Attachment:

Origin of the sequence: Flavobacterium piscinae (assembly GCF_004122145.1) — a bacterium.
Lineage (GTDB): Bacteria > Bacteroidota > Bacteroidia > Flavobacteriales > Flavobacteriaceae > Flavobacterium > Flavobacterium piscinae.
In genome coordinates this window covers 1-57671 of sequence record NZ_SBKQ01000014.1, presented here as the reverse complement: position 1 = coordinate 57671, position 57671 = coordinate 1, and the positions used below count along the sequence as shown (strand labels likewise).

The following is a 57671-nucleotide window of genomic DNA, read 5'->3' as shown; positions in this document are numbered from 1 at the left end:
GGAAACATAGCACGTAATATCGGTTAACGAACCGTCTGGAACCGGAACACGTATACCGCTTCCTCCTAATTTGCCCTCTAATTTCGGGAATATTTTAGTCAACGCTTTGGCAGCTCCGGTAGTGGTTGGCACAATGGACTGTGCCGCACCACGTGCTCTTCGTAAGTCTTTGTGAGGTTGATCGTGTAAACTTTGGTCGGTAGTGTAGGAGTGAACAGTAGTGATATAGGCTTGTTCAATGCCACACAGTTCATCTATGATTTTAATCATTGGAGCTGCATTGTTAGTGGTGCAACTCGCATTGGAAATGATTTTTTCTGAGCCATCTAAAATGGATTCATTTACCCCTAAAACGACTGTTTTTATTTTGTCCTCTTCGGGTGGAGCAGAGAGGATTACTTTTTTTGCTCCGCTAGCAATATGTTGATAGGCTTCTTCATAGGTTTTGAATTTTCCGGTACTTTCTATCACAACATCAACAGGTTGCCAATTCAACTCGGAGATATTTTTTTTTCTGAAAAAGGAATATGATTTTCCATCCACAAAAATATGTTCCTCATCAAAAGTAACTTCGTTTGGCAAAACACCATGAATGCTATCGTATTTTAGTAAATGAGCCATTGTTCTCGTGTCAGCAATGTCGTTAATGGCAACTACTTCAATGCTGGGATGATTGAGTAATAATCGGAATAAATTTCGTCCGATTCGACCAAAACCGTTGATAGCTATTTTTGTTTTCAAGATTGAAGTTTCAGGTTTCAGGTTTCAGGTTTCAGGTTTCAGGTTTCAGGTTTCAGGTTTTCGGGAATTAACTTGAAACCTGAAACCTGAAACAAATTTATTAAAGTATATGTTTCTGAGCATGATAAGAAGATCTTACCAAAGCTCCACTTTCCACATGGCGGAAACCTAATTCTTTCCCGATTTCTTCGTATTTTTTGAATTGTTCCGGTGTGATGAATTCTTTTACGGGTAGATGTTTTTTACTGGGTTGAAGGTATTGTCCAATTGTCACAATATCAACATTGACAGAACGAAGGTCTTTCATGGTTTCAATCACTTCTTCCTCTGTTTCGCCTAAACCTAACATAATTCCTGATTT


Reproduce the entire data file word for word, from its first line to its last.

Origin of the sequence: Flavobacterium piscinae (assembly GCF_004122145.1) — a bacterium.
Lineage (GTDB): Bacteria > Bacteroidota > Bacteroidia > Flavobacteriales > Flavobacteriaceae > Flavobacterium > Flavobacterium piscinae.
In genome coordinates this window covers 1-57671 of sequence record NZ_SBKQ01000014.1, presented here as the reverse complement: position 1 = coordinate 57671, position 57671 = coordinate 1, and the positions used below count along the sequence as shown (strand labels likewise).

The following is a 57671-nucleotide window of genomic DNA, read 5'->3' as shown; positions in this document are numbered from 1 at the left end:
GGAAACATAGCACGTAATATCGGTTAACGAACCGTCTGGAACCGGAACACGTATACCGCTTCCTCCTAATTTGCCCTCTAATTTCGGGAATATTTTAGTCAACGCTTTGGCAGCTCCGGTAGTGGTTGGCACAATGGACTGTGCCGCACCACGTGCTCTTCGTAAGTCTTTGTGAGGTTGATCGTGTAAACTTTGGTCGGTAGTGTAGGAGTGAACAGTAGTGATATAGGCTTGTTCAATGCCACACAGTTCATCTATGATTTTAATCATTGGAGCTGCATTGTTAGTGGTGCAACTCGCATTGGAAATGATTTTTTCTGAGCCATCTAAAATGGATTCATTTACCCCTAAAACGACTGTTTTTATTTTGTCCTCTTCGGGTGGAGCAGAGAGGATTACTTTTTTTGCTCCGCTAGCAATATGTTGATAGGCTTCTTCATAGGTTTTGAATTTTCCGGTACTTTCTATCACAACATCAACAGGTTGCCAATTCAACTCGGAGATATTTTTTTTTCTGAAAAAGGAATATGATTTTCCATCCACAAAAATATGTTCCTCATCAAAAGTAACTTCGTTTGGCAAAACACCATGAATGCTATCGTATTTTAGTAAATGAGCCATTGTTCTCGTGTCAGCAATGTCGTTAATGGCAACTACTTCAATGCTGGGATGATTGAGTAATAATCGGAATAAATTTCGTCCGATTCGACCAAAACCGTTGATAGCTATTTTTGTTTTCAAGATTGAAGTTTCAGGTTTCAGGTTTCAGGTTTCAGGTTTCAGGTTTCAGGTTTCAGGTTTTCGGGAATTAACTTGAAACCTGAAACCTGAAACAAATTTATTAAAGTATATGTTTCTGAGCATGATAAGAAGATCTTACCAAAGCTCCACTTTCCACATGGCGGAAACCTAATTCTTTCCCGATTTCTTCGTATTTTTTGAATTGTTCCGGTGTGATGAATTCTTTTACGGGTAGATGTTTTTTACTGGGTTGAAGGTATTGTCCAATTGTCACAATATCAACATTGACAGAACGAAGGTCTTTCATGGTTTCAATCACTTCTTCCTCTGTTTCGCCTAAACCTAACATAATTCCTGATTT